UPDATED: Is THIS a sign of a market correction on Broadway coming?

There have been a lot of closings lately.  Broadway has felt a bit like Barnes & Noble after Amazon took off.

Ok, ok, there are always a lot of closing announcements post-Tonys, but something seems different this year.

And it has me worried.

The signs I’m seeing say that we’ve got a market correction a-comin’ in the next 12-18 months, which could pull our grosses (and attendance) back a bit from the super highs we’ve had.

What has me all a jittery?

Even before the Tonys, three plays announced they’d be bringing down the curtain prematurely:

King Lear
Gary

Hillary and Clinton

Right after The Tonys, another set announced:

The Prom
Be More Chill
King Kong

And then came a couple of surprises:

The Cher Show
Pretty Woman
Frankie and Johnny

Yeah, all those shows.  Enough to make a non-Broadway blogger think something was rotten.

But believe it or not . . . those nine shows are NOT what got me thinking that we’re due for a pullback.

It was three OTHER shows.

You probably can’t name them, but three more shows went gently into that good night recently.

Know which three I’m thinkin’ of?

Go on . . . I’ll wait.

I’ll give you a hint . . . collectively these three shows ran for . . . wait for it . . . 23 years???

And you can’t even get one of ’em, can you?

Ok, ok, no more reality-tv, judge-like-stalling . . . the shows are . . .

Avenue Q
Puffs
Newsical

The reason, of course, you couldn’t name them, is that they were Off-Broadway shows (ok, maybe you got Avenue Q), and Off-Broadway doesn’t get the attention that its big brother Broadway gets.

Why are these three shows’ final curtains significant?  Because they’ve been running for years . . . two of them for about a decade!

If a show closes that has ran for that long, and weathered many a storm (literally and figuratively), something has to be different in the market for them to choose to load out now.

And they all announced prior to the Broadway onslaught above, which is what first triggered me to think there may be some trouble in Broadway city.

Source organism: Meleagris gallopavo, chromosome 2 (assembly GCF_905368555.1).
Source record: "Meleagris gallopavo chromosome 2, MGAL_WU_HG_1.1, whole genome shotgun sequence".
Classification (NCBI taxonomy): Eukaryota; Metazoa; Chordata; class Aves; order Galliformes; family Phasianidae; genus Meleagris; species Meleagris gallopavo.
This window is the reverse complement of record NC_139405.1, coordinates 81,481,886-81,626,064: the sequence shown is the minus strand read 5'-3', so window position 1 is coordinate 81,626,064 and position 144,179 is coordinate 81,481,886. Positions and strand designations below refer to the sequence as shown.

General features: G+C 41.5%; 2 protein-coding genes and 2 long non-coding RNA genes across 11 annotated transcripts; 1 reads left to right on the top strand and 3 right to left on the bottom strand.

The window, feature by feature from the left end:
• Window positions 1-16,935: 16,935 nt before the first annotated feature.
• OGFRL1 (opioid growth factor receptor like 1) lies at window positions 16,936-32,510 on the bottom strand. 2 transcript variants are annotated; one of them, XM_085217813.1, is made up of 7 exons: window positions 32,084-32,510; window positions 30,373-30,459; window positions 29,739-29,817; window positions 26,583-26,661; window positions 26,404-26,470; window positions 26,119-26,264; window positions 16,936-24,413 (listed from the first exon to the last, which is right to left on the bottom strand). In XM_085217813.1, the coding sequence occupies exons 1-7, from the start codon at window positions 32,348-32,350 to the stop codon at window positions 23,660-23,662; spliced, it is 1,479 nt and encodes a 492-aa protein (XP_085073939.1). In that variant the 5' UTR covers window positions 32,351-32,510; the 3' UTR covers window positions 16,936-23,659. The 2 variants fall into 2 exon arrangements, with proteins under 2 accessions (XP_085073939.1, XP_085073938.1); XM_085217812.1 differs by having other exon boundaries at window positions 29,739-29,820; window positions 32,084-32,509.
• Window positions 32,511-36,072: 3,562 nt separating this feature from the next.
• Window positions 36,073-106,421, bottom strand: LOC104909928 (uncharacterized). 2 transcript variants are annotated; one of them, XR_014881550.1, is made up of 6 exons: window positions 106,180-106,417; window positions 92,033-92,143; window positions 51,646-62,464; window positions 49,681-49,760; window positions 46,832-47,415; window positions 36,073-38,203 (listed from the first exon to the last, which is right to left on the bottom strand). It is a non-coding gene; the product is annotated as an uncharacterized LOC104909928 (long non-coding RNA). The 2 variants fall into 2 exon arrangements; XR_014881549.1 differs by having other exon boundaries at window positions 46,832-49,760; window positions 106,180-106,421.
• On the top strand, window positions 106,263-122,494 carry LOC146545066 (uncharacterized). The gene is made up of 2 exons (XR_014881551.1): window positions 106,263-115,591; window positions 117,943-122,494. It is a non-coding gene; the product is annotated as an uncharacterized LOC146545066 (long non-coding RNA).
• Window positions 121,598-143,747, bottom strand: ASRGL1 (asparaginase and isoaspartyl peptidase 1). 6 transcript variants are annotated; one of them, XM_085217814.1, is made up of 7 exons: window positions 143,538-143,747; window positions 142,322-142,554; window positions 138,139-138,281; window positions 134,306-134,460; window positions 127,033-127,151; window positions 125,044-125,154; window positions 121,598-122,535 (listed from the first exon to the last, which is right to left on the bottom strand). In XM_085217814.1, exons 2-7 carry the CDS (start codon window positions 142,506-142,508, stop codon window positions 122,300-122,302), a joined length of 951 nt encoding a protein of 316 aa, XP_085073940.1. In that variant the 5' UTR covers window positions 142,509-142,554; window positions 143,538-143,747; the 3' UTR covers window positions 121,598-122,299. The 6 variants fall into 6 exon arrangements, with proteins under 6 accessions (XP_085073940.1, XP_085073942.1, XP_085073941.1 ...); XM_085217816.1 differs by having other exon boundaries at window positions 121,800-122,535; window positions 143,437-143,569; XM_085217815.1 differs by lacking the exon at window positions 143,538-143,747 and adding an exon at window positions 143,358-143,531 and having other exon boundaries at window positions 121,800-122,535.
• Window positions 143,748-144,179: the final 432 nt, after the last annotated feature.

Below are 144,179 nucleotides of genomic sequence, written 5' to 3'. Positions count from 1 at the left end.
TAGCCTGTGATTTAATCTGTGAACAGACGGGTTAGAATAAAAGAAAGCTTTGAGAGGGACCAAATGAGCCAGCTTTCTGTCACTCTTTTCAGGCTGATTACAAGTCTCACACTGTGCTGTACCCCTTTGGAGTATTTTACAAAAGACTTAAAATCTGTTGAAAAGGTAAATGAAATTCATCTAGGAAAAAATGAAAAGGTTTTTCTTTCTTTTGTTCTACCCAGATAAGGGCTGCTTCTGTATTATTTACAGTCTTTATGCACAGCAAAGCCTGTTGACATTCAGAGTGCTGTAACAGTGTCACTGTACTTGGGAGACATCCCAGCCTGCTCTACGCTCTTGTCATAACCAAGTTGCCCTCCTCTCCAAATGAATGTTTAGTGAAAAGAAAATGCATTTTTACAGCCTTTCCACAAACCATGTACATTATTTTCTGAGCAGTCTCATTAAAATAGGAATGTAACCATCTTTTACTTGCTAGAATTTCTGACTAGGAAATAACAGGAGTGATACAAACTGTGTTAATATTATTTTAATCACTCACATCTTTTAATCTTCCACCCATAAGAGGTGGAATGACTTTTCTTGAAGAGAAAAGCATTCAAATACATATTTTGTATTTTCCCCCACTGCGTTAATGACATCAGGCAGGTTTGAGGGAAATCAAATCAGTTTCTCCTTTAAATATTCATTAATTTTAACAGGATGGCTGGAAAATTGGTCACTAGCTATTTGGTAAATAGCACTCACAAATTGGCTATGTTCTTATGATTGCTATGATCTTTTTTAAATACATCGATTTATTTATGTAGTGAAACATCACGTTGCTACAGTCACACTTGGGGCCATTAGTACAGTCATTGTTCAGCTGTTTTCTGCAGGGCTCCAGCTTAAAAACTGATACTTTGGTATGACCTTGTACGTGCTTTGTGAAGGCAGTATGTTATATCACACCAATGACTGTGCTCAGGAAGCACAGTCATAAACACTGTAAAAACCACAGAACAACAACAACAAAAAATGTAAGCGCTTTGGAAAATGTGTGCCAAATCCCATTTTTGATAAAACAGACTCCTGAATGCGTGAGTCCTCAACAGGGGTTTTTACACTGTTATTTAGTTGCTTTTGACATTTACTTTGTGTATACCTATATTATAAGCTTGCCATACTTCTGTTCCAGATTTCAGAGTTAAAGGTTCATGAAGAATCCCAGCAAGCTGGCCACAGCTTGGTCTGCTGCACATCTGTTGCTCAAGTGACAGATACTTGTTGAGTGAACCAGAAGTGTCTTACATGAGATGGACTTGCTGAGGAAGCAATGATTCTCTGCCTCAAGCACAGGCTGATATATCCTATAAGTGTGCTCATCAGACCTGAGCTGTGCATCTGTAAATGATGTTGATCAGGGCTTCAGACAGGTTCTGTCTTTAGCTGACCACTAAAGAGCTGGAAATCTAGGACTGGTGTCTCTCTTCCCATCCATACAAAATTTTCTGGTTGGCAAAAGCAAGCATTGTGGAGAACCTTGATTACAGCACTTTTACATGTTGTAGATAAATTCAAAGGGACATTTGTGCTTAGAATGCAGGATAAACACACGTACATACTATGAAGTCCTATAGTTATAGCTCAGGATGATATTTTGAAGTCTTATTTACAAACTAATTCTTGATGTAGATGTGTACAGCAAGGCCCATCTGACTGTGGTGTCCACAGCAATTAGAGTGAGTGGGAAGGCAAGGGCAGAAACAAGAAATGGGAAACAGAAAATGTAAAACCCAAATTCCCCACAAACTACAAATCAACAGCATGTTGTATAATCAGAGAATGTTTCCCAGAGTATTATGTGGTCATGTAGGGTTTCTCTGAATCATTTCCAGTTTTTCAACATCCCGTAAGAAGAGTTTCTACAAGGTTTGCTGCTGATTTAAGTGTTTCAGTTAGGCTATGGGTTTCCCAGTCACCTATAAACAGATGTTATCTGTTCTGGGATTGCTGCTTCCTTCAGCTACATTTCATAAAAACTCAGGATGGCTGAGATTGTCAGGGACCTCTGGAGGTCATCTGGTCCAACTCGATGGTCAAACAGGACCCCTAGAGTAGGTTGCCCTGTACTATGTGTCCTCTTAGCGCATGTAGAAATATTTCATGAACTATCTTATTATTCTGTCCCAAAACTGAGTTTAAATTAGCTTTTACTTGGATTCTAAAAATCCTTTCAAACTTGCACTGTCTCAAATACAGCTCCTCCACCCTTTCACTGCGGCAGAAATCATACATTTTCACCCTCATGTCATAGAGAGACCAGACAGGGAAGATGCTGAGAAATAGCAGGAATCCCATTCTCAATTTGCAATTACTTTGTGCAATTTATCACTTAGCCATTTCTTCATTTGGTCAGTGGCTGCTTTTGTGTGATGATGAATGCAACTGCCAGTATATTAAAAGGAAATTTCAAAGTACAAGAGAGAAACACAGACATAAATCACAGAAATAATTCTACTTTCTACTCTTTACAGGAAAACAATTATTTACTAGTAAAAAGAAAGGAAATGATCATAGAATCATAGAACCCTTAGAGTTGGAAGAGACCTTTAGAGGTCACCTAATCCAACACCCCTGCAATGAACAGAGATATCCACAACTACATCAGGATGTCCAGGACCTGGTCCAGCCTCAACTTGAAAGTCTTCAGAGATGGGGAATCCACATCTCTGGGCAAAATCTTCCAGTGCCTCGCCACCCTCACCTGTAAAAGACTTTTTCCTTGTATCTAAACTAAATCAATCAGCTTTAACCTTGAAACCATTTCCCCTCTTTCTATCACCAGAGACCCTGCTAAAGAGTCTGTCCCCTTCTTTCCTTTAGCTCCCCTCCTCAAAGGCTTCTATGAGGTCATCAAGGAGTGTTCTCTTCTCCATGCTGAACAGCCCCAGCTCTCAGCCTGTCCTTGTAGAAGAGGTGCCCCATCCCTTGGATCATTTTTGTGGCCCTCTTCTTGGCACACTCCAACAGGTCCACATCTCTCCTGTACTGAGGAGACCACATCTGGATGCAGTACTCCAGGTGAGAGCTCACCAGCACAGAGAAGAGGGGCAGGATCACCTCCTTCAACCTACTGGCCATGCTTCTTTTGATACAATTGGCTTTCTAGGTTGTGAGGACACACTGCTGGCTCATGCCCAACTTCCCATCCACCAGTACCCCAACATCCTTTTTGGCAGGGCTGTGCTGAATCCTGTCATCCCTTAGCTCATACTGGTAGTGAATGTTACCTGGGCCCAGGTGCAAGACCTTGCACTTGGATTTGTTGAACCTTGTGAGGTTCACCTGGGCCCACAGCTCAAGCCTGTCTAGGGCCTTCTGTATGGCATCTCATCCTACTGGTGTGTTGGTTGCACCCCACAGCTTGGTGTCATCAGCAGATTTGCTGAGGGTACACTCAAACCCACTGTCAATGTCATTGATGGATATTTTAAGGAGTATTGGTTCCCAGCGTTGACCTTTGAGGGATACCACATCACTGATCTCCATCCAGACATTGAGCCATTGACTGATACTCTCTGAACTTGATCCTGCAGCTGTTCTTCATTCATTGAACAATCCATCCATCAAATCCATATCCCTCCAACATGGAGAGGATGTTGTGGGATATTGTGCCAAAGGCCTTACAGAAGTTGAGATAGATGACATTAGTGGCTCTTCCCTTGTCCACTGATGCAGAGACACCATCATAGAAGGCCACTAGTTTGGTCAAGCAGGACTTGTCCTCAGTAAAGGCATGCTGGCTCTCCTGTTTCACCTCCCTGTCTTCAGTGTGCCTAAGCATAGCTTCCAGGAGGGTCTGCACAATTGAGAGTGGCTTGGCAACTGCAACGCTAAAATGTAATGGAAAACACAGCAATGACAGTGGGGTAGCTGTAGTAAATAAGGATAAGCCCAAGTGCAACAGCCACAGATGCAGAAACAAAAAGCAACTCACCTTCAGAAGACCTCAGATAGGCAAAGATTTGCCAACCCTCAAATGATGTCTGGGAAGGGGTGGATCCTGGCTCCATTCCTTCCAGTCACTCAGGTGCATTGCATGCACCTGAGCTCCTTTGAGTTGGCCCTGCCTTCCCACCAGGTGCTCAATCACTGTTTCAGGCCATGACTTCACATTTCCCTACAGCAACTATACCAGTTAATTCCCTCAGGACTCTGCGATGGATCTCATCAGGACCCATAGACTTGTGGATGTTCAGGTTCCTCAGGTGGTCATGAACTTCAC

Think about it this way . . .

If there is a flood, the people who live at the bottom of the hill (the less well “off” – or Off-Broadway, in this case), get wiped out first.  Then slowly but surely the water rises to those who live on top (the rich – or Broadway, in this case).

Those three Off-Broadway stalwarts goin’ down means trouble for anyone trying to launch or run a show now (which is why we’ve seen 9 shows close this summer).

But that’s not all . . .

I wrote a blog about corrections a few years ago and determined that Broadway “dips” occur every 3.67 years.

And those dips are always timed with three things:

  1. A Presidential Election.
  2. The Summer Olympics.
  3. A Leap Year.

(Read the original post about these three events and how they affect Broadway here.)

Guess what we’ve got in the next 12-18 months?

All three.

And guess how long it has been since the last correction?  You guessed it . . . about 4 years.

So buckle up all . . . it could get a little bumpy this Broadway season.

*****UPDATE AS OF 7/18/19

This subject is not something I like to be right about at all.   But since I posted this blog just a bit ago, two more Broadway musicals that have been around for years have announced their closing as well . . . Waitress which will close on January 5, 2020, and one of the most successful bio-musicals, Beautiful, which will shutter in the middle of October.

So yeah, to quote the title of another musical, something’s afoot.

We’re going to have a little vacuum of available theaters right now.  They’ll go fast, of course.  The theater owners won’t have a problem filling ’em, because Producers will by lining up to sign a lease PDQ.  But I hope they don’t go too quickly . . . because shows that rush their marketing just to get a theater first might be rushed out the door as well.  And that would only create a correction cycle that’s not good for anyone.


Curious how a show gets to Broadway, from the origination of the idea all the way to opening night?  Click here to check out my free Road to Broadway webinar.

The life and music of Neil Diamond on Broadway. And I’m honored to be producing.

It was last spring.  And I couldn’t have been busier.

But when this mentor/friend calls, I pick up the phone.  I don’t care where I am or what I’m doing.  I answer.